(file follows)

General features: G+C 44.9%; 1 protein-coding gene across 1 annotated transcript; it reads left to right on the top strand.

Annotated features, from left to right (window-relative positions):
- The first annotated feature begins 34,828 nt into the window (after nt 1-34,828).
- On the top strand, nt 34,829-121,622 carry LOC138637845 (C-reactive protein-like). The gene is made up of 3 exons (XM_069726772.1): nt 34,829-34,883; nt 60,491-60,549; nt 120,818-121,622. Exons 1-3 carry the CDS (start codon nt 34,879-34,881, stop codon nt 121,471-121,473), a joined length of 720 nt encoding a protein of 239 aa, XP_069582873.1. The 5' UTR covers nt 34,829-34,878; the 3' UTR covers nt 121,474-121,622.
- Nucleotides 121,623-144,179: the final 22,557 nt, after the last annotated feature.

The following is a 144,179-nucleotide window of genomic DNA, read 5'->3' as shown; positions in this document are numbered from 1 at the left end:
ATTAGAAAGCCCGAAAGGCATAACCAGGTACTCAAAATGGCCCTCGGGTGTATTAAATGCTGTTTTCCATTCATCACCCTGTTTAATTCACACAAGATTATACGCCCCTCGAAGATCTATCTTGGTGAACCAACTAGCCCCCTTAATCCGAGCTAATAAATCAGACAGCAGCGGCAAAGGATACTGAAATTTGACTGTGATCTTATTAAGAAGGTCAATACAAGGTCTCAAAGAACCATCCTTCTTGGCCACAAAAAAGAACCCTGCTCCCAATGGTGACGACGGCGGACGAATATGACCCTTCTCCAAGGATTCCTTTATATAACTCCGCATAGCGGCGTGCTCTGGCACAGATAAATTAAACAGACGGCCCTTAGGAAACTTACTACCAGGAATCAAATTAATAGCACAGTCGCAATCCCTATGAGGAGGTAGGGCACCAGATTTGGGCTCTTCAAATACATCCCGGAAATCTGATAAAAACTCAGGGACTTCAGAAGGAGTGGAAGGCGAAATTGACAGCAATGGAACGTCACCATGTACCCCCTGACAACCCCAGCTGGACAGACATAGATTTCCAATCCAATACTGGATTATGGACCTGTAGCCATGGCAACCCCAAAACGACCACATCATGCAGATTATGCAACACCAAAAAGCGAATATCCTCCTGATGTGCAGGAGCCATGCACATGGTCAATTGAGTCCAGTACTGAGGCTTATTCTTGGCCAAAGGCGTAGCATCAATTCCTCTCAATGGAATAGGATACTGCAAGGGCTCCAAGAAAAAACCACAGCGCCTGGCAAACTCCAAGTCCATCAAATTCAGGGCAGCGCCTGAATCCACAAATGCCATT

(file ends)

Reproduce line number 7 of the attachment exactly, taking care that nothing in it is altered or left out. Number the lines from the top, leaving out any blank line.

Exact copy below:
ATTAGAAAGCCCGAAAGGCATAACCAGGTACTCAAAATGGCCCTCGGGTGTATTAAATGCTGTTTTCCATTCATCACCCTGTTTAATTCACACAAGATTATACGCCCCTCGAAGATCTATCTTGGTGAACCAACTAGCCCCCTTAATCCGAGCTAATAAATCAGACAGCAGCGGCAAAGGATACTGAAATTTGACTGTGATCTTATTAAGAAGGTCAATACAAGGTCTCAAAGAACCATCCTTCTTGGCCACAAAAAAGAACCCTGCTCCCAATGGTGACGACGGCGGACGAATATGACCCTTCTCCAAGGATTCCTTTATATAACTCCGCATAGCGGCGTGCTCTGGCACAGATAAATTAAACAGACGGCCCTTAGGAAACTTACTACCAGGAATCAAATTAATAGCACAGTCGCAATCCCTATGAGGAGGTAGGGCACCAGATTTGGGCTCTTCAAATACATCCCGGAAATCTGATAAAAACTCAGGGACTTCAGAAGGAGTGGAAGGCGAAATTGACAGCAATGGAACGTCACCATGTACCCCCTGACAACCCCAGCTGGACAGACATAGATTTCCAATCCAATACTGGATTATGGACCTGTAGCCATGGCAACCCCAAAACGACCACATCATGCAGATTATGCAACACCAAAAAGCGAATATCCTCCTGATGTGCAGGAGCCATGCACATGGTCAATTGAGTCCAGTACTGAGGCTTATTCTTGGCCAAAGGCGTAGCATCAATTCCTCTCAATGGAATAGGATACTGCAAGGGCTCCAAGAAAAAACCACAGCGCCTGGCAAACTCCAAGTCCATCAAATTCAGGGCAGCGCCTGAATCCACAAATGCCATT